March 2020 Training Challenge: Set up a Safe Space

I can’t believe we’re already into March! Hopefully last month’s challenge will help you and your dog maintain sanity while we wait for spring to get here. I decided to take it easier on you this month, so the challenge is relatively simple:

Set up a safe space for your pet.

One of Oso's safe spaces
Oso soaking up the sun in one of his safe spaces.

This was inspired by the “security” chapter of our book. Here, security refers to “feeling safe” instead of physically being safe (which we call “safety”). Really, the more accurate wording for this challenge would be “Set up a secure space for your pet”. I digress. 

This is a space that your pet can go to when they’re scared or anxious to decompress or just to hang out in, relax, and take a nap. Our goal is that this space is seen as a sort of sanctuary in your pet’s eyes. Some important notes for setting up your pet’s safe space:

  • Make it comfy! If you want your pet to choose this space willingly it should be comfortable. Explore different bedding materials, sizes, and shapes.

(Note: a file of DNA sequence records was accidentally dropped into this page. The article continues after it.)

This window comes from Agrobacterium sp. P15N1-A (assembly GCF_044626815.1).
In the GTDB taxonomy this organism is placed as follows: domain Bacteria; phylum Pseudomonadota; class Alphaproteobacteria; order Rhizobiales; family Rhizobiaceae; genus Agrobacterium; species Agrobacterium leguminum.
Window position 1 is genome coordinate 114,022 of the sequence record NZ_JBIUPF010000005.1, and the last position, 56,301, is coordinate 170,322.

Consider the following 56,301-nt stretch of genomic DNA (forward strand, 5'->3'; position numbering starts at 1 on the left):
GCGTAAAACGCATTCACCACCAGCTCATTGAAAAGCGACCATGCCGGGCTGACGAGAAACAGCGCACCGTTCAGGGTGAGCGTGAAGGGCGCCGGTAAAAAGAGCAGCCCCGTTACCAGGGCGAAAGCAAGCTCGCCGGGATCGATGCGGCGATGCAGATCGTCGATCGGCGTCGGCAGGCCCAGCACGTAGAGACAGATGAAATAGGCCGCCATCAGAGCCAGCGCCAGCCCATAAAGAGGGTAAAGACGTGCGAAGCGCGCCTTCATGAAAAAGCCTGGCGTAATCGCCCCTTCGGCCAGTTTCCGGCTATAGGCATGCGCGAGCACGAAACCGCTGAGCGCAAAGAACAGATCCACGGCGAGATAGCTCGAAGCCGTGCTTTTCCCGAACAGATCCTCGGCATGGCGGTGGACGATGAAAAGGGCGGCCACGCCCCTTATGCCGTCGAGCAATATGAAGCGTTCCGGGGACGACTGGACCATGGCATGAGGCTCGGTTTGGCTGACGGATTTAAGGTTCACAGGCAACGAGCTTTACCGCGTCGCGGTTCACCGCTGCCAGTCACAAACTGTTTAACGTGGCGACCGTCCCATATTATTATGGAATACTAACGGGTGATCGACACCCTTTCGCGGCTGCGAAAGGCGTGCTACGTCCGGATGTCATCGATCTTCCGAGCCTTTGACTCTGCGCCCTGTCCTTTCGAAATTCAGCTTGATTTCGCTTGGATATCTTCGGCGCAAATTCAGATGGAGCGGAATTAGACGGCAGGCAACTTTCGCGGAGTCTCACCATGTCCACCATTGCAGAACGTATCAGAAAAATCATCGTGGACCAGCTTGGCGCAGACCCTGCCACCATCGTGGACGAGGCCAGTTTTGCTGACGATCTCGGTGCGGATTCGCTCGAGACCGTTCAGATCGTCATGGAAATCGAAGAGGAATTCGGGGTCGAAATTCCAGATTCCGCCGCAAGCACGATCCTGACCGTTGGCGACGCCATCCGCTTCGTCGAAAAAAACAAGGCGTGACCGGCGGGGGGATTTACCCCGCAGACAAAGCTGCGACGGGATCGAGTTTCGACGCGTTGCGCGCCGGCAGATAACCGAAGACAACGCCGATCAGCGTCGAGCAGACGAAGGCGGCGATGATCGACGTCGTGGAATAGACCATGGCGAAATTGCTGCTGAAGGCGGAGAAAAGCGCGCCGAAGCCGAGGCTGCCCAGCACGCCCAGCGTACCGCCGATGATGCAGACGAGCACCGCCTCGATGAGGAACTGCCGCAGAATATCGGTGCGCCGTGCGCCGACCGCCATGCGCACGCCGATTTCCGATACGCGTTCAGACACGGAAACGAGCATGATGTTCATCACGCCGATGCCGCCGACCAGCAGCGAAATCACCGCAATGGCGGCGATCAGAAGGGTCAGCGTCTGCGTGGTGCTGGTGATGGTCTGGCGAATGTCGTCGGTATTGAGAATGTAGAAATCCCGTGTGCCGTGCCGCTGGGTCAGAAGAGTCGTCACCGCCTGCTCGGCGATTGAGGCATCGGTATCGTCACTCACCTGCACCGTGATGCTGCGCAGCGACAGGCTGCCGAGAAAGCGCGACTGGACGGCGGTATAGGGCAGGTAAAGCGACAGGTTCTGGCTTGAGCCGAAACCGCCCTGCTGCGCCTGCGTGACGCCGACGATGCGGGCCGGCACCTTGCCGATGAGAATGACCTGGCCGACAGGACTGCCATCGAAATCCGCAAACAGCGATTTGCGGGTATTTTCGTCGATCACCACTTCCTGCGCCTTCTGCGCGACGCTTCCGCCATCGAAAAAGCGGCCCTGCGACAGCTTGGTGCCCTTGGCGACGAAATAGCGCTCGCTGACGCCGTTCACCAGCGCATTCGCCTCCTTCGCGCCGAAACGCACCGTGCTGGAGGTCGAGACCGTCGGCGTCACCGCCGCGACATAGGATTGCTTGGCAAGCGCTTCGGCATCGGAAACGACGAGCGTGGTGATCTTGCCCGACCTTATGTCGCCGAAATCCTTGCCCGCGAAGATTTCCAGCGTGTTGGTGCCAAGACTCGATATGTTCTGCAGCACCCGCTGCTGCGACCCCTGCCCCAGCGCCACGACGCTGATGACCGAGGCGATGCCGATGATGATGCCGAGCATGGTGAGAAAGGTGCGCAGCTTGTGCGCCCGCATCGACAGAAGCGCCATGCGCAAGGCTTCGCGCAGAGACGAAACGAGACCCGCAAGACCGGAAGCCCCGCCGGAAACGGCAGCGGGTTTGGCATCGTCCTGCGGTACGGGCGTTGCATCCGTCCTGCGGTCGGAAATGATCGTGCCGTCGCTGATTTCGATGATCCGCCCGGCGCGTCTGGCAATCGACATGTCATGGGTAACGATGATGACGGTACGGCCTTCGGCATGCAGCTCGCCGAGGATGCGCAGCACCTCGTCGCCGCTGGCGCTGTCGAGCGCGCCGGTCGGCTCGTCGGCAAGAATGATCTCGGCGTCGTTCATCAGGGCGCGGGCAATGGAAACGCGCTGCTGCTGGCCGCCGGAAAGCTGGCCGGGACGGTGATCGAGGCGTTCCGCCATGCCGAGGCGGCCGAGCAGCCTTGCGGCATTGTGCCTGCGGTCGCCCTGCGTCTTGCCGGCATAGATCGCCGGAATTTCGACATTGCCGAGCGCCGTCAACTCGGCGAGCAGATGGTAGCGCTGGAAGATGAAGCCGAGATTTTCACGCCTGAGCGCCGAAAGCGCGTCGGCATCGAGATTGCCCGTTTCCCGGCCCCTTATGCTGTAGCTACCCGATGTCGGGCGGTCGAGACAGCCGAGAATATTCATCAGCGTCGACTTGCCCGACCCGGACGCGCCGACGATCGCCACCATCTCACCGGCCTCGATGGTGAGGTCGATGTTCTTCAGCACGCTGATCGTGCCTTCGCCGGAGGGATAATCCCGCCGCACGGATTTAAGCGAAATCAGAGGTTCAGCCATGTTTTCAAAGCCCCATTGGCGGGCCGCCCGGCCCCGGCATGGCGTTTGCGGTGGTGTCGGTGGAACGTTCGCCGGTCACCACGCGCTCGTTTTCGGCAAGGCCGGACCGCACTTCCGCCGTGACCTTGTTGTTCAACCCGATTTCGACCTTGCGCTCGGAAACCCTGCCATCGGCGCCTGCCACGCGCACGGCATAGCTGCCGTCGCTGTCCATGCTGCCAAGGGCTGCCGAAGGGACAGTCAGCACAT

• Do not bother your pet while they are in this space and especially do not try to coax them out of this space when they’re scared. This is a place for them to relax and regroup by themselves. They’ll come find you when they’re ready.
  • Location is important. It should be in a quiet area. If you’re using this space for a dog who is fearful of visitors this safe space should be in an area where visitors will not go. 
  • If your dog has confinement anxiety you should not use a crate. 

Now what?

  • If your pet already has a safe space, consider if there are any tweaks that you can make to optimize it. Is everyone leaving them alone when they’re in that location? Do they enjoy hanging out there by themselves?
  • If your pet does not have a safe space already, observe where your pet likes to hang out. Some dogs prefer smaller spaces when they’re nervous while others do not. Figure out your pet’s natural inclination. 
  • Similarly, figure out their natural inclination for what type of comfy things they like to lie on. For example, Oso likes to rest his head higher than the rest of his body (observed by using pillows as they’re intended and resting his head on the couch arms). We take that into consideration when buying him new beds by making sure there’s something for him to rest his head on. 
  • Put the bedding in the safe space and see if your pet takes to it! If they do, great. If not, place a treat on the bed whenever you’re walking past it. Your pet will be more inclined to hang out in the place that treats magically appear in! 
  • Stuck? Set up a quick phone consultation with me at only $1/minute: [email protected] 

Happy training!